If your laptop or cellphone starts to feel warm after playing hours of video games or running too many apps at one time, those devices are actually doing their job.
Whisking heat away from the circuitry in a computer’s innards to the outside environment is critical: Overheated computer chips can make programs run slower or freeze, shut the device down altogether or cause permanent damage.
Combining exceptional crystal-growing skills with theoretical predictions, University of Texas at Dallas scientists and their collaborators have revealed new insights into materials called topological insulators.
Physicists found that crystals made from bismuth and iodine transition into a novel structure at room temperature that significantly alters the material’s electronic properties.
A team of researchers, led by University of Texas at Dallas scientists, has developed a new technique to grow exceptionally large, high-quality crystals that could help make advanced electronics, such as spintronic and magnetic optoelectronic devices, a reality.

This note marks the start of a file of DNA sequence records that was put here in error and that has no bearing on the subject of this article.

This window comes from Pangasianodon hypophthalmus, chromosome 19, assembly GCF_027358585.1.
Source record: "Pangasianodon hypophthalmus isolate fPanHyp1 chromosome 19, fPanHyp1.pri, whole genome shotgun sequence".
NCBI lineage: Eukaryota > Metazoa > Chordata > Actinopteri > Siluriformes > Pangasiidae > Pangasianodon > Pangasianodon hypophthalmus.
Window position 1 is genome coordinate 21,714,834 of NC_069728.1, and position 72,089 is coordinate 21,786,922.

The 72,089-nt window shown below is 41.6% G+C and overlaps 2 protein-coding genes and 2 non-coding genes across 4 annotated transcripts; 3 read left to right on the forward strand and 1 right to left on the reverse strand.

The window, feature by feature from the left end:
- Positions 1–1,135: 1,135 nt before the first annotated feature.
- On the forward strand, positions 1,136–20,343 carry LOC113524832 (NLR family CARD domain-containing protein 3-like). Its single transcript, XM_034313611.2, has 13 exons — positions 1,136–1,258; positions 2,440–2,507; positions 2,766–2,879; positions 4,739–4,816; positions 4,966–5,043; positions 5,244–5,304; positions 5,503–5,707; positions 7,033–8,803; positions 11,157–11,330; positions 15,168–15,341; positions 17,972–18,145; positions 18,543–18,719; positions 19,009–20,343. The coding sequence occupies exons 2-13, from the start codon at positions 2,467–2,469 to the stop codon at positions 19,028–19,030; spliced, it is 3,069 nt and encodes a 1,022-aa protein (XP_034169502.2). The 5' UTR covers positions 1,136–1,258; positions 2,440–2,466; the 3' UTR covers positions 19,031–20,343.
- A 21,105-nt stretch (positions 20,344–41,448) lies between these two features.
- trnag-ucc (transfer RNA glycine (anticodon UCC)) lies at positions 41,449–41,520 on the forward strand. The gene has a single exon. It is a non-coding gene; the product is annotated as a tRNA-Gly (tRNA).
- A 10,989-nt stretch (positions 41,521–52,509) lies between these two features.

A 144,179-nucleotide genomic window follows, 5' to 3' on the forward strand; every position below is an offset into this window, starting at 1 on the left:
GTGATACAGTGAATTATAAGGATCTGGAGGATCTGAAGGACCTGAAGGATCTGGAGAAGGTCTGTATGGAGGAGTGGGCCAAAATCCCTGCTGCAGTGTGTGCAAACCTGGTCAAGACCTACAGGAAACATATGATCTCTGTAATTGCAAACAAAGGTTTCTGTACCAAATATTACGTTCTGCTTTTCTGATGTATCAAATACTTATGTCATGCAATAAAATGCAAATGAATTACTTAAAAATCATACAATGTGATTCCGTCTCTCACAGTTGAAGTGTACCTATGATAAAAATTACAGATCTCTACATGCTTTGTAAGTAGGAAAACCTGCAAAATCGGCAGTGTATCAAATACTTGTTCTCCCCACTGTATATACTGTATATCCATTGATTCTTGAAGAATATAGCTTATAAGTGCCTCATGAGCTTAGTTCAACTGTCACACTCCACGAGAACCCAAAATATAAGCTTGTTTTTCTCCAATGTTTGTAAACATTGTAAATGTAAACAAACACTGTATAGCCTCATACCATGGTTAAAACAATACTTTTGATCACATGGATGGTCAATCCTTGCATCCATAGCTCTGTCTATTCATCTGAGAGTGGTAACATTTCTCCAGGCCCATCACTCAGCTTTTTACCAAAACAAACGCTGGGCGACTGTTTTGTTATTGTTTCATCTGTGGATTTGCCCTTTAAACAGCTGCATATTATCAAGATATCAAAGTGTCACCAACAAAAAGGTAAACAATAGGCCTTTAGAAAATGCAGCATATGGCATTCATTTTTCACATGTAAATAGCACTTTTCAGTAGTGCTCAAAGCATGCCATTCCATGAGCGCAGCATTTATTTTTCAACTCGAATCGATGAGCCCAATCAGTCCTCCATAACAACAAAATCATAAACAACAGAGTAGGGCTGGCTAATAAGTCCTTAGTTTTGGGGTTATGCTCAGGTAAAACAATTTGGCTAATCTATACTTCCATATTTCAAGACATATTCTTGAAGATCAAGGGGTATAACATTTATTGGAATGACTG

Very thin layers — just one or two atoms thick — can be exfoliated easily from the bulk crystals. These two-dimensional layers exhibit surprising magnetic properties and are very stable in air at room temperature, making them of interest for use in devices that incorporate stacked layers of different materials.
The University of Texas at Dallas recognized a group of faculty members for their outstanding achievements recently during the Center for Teaching and Learning
’s sixth annual Celebration of Teaching Excellence.
Five educators received President’s Teaching Excellence Awards
for their positive impact and innovative approaches in the classroom, while 21 others were honored for completing a national teaching course offered by the Association of College and University Educators (ACUE). Recent recipients of UTD’s mentoring awards and UT System honors were also among those recognized.